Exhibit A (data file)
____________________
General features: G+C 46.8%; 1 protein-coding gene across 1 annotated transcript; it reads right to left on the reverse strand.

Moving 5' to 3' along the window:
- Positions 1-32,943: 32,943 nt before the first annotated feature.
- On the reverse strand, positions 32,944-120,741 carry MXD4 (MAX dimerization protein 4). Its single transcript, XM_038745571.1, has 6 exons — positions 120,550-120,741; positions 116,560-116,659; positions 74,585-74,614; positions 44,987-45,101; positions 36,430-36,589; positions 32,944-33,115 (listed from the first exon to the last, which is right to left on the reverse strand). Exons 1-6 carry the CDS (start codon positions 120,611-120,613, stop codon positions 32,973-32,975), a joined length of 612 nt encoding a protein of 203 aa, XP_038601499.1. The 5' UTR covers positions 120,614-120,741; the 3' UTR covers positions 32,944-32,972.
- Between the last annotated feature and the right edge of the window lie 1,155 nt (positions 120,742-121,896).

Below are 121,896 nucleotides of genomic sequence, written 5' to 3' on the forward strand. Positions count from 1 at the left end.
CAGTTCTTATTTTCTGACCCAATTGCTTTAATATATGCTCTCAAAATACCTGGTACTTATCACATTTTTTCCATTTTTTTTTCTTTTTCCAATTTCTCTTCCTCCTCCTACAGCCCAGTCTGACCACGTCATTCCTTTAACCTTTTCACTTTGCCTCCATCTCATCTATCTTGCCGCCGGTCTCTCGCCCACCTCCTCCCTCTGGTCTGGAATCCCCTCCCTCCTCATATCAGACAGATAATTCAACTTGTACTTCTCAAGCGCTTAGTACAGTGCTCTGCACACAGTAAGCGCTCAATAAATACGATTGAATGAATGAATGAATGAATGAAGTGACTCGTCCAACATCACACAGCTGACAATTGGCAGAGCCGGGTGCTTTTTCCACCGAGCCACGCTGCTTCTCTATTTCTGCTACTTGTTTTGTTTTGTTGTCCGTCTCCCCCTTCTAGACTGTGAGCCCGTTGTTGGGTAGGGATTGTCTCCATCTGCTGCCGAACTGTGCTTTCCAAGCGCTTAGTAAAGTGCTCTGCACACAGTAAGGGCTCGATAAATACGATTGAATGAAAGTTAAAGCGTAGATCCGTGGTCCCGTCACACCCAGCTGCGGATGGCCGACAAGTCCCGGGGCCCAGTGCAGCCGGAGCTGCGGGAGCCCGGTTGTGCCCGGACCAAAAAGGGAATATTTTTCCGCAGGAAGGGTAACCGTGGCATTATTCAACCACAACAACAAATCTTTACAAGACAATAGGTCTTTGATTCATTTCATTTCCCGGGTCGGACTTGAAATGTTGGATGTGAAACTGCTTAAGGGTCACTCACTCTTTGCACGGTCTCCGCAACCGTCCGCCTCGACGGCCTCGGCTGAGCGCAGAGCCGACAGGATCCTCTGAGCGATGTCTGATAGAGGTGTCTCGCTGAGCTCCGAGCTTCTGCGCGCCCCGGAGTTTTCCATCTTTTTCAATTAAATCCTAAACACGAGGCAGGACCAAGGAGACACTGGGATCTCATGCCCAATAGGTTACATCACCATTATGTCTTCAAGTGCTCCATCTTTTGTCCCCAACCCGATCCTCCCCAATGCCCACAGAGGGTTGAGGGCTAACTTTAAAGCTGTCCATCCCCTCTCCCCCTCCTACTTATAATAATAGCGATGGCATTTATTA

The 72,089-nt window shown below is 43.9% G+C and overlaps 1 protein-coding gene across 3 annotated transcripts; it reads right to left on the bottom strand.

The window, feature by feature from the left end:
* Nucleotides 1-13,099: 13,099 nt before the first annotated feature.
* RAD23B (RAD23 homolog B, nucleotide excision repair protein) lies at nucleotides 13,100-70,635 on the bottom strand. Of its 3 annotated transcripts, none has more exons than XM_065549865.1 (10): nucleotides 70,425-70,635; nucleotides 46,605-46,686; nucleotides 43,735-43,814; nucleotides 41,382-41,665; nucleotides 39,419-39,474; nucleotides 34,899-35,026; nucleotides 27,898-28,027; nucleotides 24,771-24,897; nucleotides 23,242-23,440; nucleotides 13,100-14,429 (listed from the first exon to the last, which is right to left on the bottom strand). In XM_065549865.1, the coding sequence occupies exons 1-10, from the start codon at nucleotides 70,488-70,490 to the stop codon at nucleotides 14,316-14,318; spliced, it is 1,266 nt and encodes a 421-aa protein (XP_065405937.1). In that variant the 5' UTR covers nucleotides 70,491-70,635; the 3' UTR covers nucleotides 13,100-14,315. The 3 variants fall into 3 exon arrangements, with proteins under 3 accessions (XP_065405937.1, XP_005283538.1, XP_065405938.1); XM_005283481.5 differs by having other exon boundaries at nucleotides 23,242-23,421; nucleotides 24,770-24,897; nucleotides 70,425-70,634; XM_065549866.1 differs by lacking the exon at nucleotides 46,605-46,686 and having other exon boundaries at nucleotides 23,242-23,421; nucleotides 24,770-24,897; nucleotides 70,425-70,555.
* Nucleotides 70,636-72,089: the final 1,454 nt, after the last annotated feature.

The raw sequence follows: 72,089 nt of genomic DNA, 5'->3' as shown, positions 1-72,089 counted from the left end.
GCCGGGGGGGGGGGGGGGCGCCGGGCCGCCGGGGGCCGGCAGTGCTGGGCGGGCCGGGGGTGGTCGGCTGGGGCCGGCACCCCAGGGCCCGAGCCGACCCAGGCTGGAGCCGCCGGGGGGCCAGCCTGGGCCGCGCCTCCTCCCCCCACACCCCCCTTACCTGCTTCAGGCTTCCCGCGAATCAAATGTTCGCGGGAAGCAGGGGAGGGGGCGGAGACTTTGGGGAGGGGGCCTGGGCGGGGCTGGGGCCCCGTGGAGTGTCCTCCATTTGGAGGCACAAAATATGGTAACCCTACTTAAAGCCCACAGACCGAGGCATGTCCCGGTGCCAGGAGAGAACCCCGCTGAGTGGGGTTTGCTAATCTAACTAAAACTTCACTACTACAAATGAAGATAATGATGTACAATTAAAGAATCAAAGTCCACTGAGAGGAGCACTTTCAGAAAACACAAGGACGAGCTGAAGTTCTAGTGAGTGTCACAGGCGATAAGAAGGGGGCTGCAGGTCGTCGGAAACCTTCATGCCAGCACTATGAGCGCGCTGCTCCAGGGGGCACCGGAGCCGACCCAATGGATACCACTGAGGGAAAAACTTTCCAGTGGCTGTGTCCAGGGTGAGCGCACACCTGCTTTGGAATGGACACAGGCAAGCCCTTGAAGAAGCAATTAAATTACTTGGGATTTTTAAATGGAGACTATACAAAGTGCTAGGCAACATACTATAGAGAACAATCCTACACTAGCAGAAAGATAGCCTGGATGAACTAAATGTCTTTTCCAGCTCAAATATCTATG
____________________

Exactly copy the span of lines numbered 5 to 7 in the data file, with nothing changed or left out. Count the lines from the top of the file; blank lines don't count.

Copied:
- Between the last annotated feature and the right edge of the window lie 1,155 nt (positions 120,742-121,896).

Below are 121,896 nucleotides of genomic sequence, written 5' to 3' on the forward strand. Positions count from 1 at the left end.
CAGTTCTTATTTTCTGACCCAATTGCTTTAATATATGCTCTCAAAATACCTGGTACTTATCACATTTTTTCCATTTTTTTTTCTTTTTCCAATTTCTCTTCCTCCTCCTACAGCCCAGTCTGACCACGTCATTCCTTTAACCTTTTCACTTTGCCTCCATCTCATCTATCTTGCCGCCGGTCTCTCGCCCACCTCCTCCCTCTGGTCTGGAATCCCCTCCCTCCTCATATCAGACAGATAATTCAACTTGTACTTCTCAAGCGCTTAGTACAGTGCTCTGCACACAGTAAGCGCTCAATAAATACGATTGAATGAATGAATGAATGAATGAAGTGACTCGTCCAACATCACACAGCTGACAATTGGCAGAGCCGGGTGCTTTTTCCACCGAGCCACGCTGCTTCTCTATTTCTGCTACTTGTTTTGTTTTGTTGTCCGTCTCCCCCTTCTAGACTGTGAGCCCGTTGTTGGGTAGGGATTGTCTCCATCTGCTGCCGAACTGTGCTTTCCAAGCGCTTAGTAAAGTGCTCTGCACACAGTAAGGGCTCGATAAATACGATTGAATGAAAGTTAAAGCGTAGATCCGTGGTCCCGTCACACCCAGCTGCGGATGGCCGACAAGTCCCGGGGCCCAGTGCAGCCGGAGCTGCGGGAGCCCGGTTGTGCCCGGACCAAAAAGGGAATATTTTTCCGCAGGAAGGGTAACCGTGGCATTATTCAACCACAACAACAAATCTTTACAAGACAATAGGTCTTTGATTCATTTCATTTCCCGGGTCGGACTTGAAATGTTGGATGTGAAACTGCTTAAGGGTCACTCACTCTTTGCACGGTCTCCGCAACCGTCCGCCTCGACGGCCTCGGCTGAGCGCAGAGCCGACAGGATCCTCTGAGCGATGTCTGATAGAGGTGTCTCGCTGAGCTCCGAGCTTCTGCGCGCCCCGGAGTTTTCCATCTTTTTCAATTAAATCCTAAACACGAGGCAGGACCAAGGAGACACTGGGATCTCATGCCCAATAGGTTACATCACCATTATGTCTTCAAGTGCTCCATCTTTTGTCCCCAACCCGATCCTCCCCAATGCCCACAGAGGGTTGAGGGCTAACTTTAAAGCTGTCCATCCCCTCTCCCCCTCCTACTTATAATAATAGCGATGGCATTTATTA